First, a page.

In look, Nancy Wake was glamorous; in personality, she was a fearless fighter. Rebellious in her way of being, she was born in New Zealand, but by 1940, had lived in Australia, the U.S., the U.K., Austria, and France.
While living in Vienna during the late 1930s, Nancy experienced Jewish men and women being beaten in the streets by Nazi gangs. She vowed to do anything she could to stop the Nazi movement. “I hate wars and violence but if they come then I don’t see why we women should just wave our men a proud goodbye and then knit them balaclavas,” she would say.
Nancy joined the resistance, becoming a courier and escort for Allied soldiers and refugees looking to leave France. “It was much easier for us, you know, to travel all over France. A woman could get out of a lot of trouble that a man could not,” she remarked regarding the work.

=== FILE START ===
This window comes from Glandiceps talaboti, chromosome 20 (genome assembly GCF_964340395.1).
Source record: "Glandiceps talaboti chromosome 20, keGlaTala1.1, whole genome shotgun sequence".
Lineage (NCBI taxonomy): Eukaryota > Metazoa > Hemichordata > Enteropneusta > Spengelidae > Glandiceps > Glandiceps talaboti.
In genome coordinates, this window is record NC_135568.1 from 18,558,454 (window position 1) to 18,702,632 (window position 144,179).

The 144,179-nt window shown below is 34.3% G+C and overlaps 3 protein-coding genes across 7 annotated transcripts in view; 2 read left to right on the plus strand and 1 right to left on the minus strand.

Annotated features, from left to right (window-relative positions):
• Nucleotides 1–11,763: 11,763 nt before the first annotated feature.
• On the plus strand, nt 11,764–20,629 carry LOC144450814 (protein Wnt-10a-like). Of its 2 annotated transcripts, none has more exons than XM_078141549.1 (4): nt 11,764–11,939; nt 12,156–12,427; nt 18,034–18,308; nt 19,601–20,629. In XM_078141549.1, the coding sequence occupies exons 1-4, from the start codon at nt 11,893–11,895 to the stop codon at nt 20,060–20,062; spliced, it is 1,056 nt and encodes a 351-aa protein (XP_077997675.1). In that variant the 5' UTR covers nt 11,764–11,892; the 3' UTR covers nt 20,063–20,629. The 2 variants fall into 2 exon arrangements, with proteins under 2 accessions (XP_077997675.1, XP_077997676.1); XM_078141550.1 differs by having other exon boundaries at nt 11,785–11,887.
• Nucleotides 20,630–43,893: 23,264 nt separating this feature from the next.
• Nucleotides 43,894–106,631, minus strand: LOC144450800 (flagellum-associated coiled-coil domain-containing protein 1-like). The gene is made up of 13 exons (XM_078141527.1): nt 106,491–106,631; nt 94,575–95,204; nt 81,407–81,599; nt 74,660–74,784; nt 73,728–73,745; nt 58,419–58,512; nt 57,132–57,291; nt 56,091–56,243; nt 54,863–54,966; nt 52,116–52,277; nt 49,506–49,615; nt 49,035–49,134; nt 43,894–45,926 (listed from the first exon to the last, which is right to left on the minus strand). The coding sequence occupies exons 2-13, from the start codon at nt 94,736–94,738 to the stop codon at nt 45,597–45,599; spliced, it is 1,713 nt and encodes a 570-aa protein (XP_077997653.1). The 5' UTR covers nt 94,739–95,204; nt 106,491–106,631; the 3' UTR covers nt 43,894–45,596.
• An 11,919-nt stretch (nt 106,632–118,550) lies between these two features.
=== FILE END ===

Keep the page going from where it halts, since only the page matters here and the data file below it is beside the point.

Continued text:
She took part in many missions, and her life was in constant danger. At one time, she was the most wanted person by the Gestapo. But was always able to elude capture, a skill which earned her the nickname, “White Mouse.” Her husband, however, was captured and executed for not sharing information about her whereabouts.
Nancy became one of the most decorated servicewomen of the war by the Allies. Looking back, she would remark, “I was never afraid. I was too busy to be afraid.”
Note: If you enjoyed this snapshot biography of Nancy Wake, please consider supporting Historical Snapshots with a donation. To donate, please visit our Patreon page at https://www.patreon.com/historicalsnapshots. Your support is much appreciated.